Skip to main content Accessibility help
  • Print publication year: 2004
  • Online publication date: May 2010

9 - Management of ambiguous genitalia at birth

from Part II - Management of developmental abnormalities of the genital tract


About 1 in every 4000 infants is born with ambiguous genitalia (Hamerton et al., 1975). This event creates tremendous anxiety for the parents. Any health professionals involved in caring for them and the baby at the delivery will be immediately placed under great pressure to sort things out quickly. Under these circumstances, decision making is stressful, particularly for staff who are unprepared and inexperienced, and stress can increase the risk of mistakes. This chapter is intended to provide health professionals with clear guidelines on how best to proceed. The management of ambiguous genitalia at birth involves management of the medical condition in the infant and also management of the distressed parents, who become patients themselves. A team approach is required to provide the range of professional skills needed (medical, surgical, nursing and mental health) and the best team members for this situation are those with very good communication skills as well as clinical acumen.

Genitalia are “ambiguous” when they have an atypical appearance and no one in the room can decide if the baby is male or female. The phallus looks too small to be a penis and too large to be a clitoris. The urethra is malpositioned in relation to the size of the phallus, being usually on the shaft of the phallus or in the perineum. If there is a vagina, it may open into a urogenital sinus, so that there is only a single orifice.

Jong, T P V M, Boemers, M L (1995). Neonatal management of female intersex by clitorovaginoplasty. J Urol 154, 830–832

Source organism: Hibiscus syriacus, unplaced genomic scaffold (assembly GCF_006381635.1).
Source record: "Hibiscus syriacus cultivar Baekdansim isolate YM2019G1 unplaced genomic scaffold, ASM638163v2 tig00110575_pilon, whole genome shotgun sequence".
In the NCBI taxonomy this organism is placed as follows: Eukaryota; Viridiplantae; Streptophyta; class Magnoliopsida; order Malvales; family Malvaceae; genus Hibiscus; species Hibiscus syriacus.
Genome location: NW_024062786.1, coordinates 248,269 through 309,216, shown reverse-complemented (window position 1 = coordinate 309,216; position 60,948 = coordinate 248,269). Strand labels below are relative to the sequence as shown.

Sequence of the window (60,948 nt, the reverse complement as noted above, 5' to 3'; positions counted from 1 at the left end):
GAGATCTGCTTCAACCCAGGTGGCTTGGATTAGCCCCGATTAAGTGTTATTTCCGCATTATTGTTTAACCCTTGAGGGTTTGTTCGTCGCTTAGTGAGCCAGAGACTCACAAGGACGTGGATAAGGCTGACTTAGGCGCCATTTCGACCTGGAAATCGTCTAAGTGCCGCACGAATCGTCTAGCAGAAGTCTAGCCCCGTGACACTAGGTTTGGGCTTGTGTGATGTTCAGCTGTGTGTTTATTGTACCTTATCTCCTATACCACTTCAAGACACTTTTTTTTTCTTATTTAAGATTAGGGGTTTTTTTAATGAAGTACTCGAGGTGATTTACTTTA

Diamond, M, Sigmundson, H K (1997). Management of intersexuality. Guidelines for dealing with persons with ambiguous genitalia. Arch Pediatr Adol Med 151, 1046–1050
Gourlay, W A, Johnson, H W, Pantzar, J T M, McGillivray, B, Crawford, R, Nielson, W R (1994). Gonadal tumors in disorders of sexual differentiation. Urology 43, 537–540
Hamerton, J L, Canning, N, Ray, M, Smith, S (1975). A cytogenetic survey of 14 069 newborn infants. I. Incidence of chromosome abnormalities. Clini Genet 8, 223–243
McTaggart, S J, Algar, E, Chow, C W, Powell, H R, Jones, C L (2001). Clinical spectrum of Denys—Drash and Frasier syndrome. Pediatr Nephrol 16, 335–339
Power, D A, Brown, R S D, Brock, C S, Payne, H A, Majeed, A, Babb, P (2001). Trends in testicular carcinoma in England and Wales, 1971–99. Br J Urol Int 87, 361–365
Sultana, R, Myerson, D, Disteche, C M (1995). In situ hybridization analysis of the Y chromosome in gonadoblastoma. Genes Chromosome Cancer 13, 257–262
Ramani, P, Yeung, C K, Habeebu, S S (1993). Testicular intratubular germ cell neoplasia in children and adults with intersex. Am J Surg Pathol 17, 1124–1133
Kamp, H J, Slijper, F M E (1996). The quality of life in adult female patients with congenital adrenal hyperplasia: a comprehensive study of the impact of genital malformations and chronic disease on female patients life. Eur J Pediatr 155, 620–621
Wisniewski, A B, Migeon, C J, Gearhart, J P, Meyer-Bahlburg, H F L, Berkovitz, G D, Rock, J A (2001). Partial androgen insensitivity syndrome (PAIS) and partial gonadal dysgenesis: long-term medical, surgical and psychological outcome of patients reared male or female. Pediatr Res 49 (Part 3), 51A